In the second chapter of the book, I was already well aware of the wedding planner phenomena, as my family decided to hire one for the day of our wedding. We did this due to the fact that family members were in different places, similar to the people discussed in the book. Hochschild points out that “through outsourcing, they repersonalized their lives” (55). The consultant talked to the couple about their relationship and helped them come up with a very personal display of their wedding. The couple (and others) got to choose what they did want to be in control of versus what they were willing to hand over to the consultant. After the marriage, couples therapists can help the couple through difficulties in their relationship. It used to be the case for many families that you did not talk to strangers about your problems. In one of the cases in the book, Rachel and Roger visited Sophie for counseling. Sophie was involved in their lives, even being present when Roger was dying. I was mildly surprised about the fact that online couples counseling is growing.
There are two chapters on surrogacy: the first from the point of view of the parents employing a woman to carry their child and the second from the point of view of the surrogates. For me, these chapters were the most emotionally difficult to read. On the one hand, I don’t want to be inherently afraid of new technologies. However, there is a huge component of global inequality involved in this. There is great stigma attached to the women who are willing to be surrogates in many places like India. Often, they are doing this because they don’t seem to have many other choices. It isn’t always the case, but sometimes, the infants are removed after a Caesarean section. This causes the surrogates to feel more alienated compared to when they are able to hand the infant over willingly to the other parents. Then, for some, it feels more like a gift than just a cold financial interaction. Surrogates were also instructed to “think of their wombs as carriers, bags, suitcases, something external to themselves” (99). Perhaps this allows the women to be surrogates, but I still wonder what is the cost. Does this create alienation from one’s own body? Like many other goods and services, Hochschild also brings up important questions as to different clinics in various countries trying to undercut one another. There are many other great sections in this book like a discussion of outsourcing care of the elderly. With the baby boomer generation aging, combined with the fact that average life expectancy is longer, there are important norms to be established regarding the care of older individuals.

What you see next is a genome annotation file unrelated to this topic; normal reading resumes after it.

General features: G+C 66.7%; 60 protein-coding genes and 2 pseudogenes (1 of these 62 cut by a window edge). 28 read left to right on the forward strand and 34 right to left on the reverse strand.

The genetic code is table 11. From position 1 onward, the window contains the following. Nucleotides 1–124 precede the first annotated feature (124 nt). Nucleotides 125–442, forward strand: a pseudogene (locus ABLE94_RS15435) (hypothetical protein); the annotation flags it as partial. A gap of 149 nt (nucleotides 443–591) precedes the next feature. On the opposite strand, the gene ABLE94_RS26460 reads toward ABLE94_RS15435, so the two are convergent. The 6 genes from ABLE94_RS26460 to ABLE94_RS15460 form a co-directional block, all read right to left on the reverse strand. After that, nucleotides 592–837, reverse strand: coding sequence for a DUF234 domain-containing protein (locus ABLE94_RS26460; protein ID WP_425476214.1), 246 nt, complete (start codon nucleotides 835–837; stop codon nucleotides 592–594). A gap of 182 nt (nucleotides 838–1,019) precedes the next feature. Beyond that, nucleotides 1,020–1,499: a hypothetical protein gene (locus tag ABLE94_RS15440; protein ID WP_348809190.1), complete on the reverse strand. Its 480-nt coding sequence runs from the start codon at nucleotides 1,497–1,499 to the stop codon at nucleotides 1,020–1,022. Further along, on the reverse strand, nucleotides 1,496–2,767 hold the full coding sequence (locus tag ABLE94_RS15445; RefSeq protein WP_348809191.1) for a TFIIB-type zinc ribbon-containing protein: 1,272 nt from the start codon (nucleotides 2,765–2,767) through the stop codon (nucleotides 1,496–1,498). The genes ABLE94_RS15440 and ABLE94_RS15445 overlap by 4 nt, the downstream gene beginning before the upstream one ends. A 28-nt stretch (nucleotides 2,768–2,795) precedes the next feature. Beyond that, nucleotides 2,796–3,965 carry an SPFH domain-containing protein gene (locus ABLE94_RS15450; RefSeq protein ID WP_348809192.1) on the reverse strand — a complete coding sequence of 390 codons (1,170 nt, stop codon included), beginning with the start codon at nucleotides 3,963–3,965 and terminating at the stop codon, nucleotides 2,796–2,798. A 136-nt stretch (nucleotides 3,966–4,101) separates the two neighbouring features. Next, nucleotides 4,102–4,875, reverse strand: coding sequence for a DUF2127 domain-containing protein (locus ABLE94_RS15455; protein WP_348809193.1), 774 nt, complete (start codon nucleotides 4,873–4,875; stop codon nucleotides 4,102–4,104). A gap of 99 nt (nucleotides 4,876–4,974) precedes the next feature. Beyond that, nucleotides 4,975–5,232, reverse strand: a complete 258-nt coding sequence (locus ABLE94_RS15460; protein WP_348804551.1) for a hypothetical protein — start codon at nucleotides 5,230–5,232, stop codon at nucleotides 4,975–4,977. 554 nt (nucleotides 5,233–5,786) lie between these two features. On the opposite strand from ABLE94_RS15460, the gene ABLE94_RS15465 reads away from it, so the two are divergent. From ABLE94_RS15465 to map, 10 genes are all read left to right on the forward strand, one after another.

I highly recommend this book for anyone, academic or not. From an academic standpoint, it is an important work. Yet, it also resonated with me personally. Many people I know, myself included, have to decide about how much of our lives we want to outsource to others. What is ethical? What isn’t?
Questions for thought:
(1) What outsourcing are you comfortable with in your life? What do you feel like you should do for yourself or your family?
(2) If you’ve done this type of labor, how do you feel that it impacts you? Positively? Negatively?
(3) How do we avoid objectifying people?
(4) What should the community be responsible for? Are we better off now or not?